Captiva Conglomerate held a management meeting to discuss the contract with S.O. Software (SOS). SOS hold a contract to develops a custom inventory and spare parts management system, the intent of the system is to provide the operations section with better support than the current system and reduce inventory levels. Sam Sliderule, the Inventory and Spares Manager, tested the spare management module and called the software a disaster, and the module is currently four months behind schedule. The regional and centralized inventory management system module is ten months late. Jana Perry, IT Director, thinks the system is great (assumption Jim is Jana see 13th line of study), she is the only one at Captiva Conglomerate who initialed off on the specification, it is presumed that SOS created the specs. The President of Captiva signed the contract that states ‘Best Offers,’ ‘Whenever Possible,’ making it difficult for Captiva to pursue legal action. SOS used $1 million allocated for the contract and had seventeen unpriced change orders pending.
Software is behind in production and over budget. The product, to date, is difficult for the layperson to operate. The contract was not vetted through all the departments and the specifications were approved by only one department head, the IT Director. Their is an appearance that the software developer wrote the specifications and the IT Director rubber stamped them.
A. Have the legal team look at the contract and see if they can take any legal actions Get a cross functional team together to go over exactly what they need. Either fix the software SOS developed or start from the beginning and work on getting a new product that answers this specific companies needs C.
Have the legal team review the contract and confirm what action(s) they cab take against SOS. If you can try to get SOS to fix the deficiencies identified. The disadvantage to that is you never want to threaten legal issues with a company that you still want to do business with, it might be best to cut your losses and start from scratch if you intend to bring legal action against them.. This is a great way to team build and get the company working on a common project most importantly this will spark communication between division. It will also bring people together to work on what they really want.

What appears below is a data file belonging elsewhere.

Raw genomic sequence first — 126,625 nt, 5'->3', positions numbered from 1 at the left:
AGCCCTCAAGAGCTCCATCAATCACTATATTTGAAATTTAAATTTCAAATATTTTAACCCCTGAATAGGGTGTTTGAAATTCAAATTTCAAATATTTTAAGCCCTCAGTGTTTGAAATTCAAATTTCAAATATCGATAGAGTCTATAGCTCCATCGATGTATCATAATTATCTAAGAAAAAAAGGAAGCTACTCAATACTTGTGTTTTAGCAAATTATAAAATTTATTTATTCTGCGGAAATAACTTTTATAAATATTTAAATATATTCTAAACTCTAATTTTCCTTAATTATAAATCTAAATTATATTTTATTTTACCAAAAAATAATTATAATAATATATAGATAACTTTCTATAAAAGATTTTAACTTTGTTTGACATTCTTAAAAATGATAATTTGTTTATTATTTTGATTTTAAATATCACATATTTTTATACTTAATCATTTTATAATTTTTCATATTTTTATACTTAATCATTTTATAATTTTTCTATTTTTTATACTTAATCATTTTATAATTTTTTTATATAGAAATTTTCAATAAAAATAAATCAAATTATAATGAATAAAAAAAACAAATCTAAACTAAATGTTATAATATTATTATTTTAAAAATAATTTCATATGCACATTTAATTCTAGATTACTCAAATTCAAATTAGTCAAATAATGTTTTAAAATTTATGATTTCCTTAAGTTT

It appears the divisions are all operating autonomy and not sharing their needs, ultimately hurting the company through loss of time and money and productivity Starting over may not be cost effective at this point, you have already invested a lot in SOS and they still have not delivered a product that is fully incorporated into the company, you have not seen the full potential of the finished product..
I would get a team together to include legal representation and see if it is financially a good decision to not go with SOS and begin the process from scratch. Lets say we begin again. You first need to develop a team to go over exactly what the company needs are. From there you must write a good statement of work to include functionality and design. This is a project that affects every department in the company so you need to be committed to this project or you will wind up with another SOS project. After the team is satisfied with the product they hand it off to the buying team but continues to partner with them to make sure what they contract for and buy is indeed what the company wants. I would also make sure to incorporate ISO 9000 standards and hold the contractor to adhering to them. It will initially cost Captiva, but in the long run you will not have the problems you faced with the current SOS contact.
January 9, 2018
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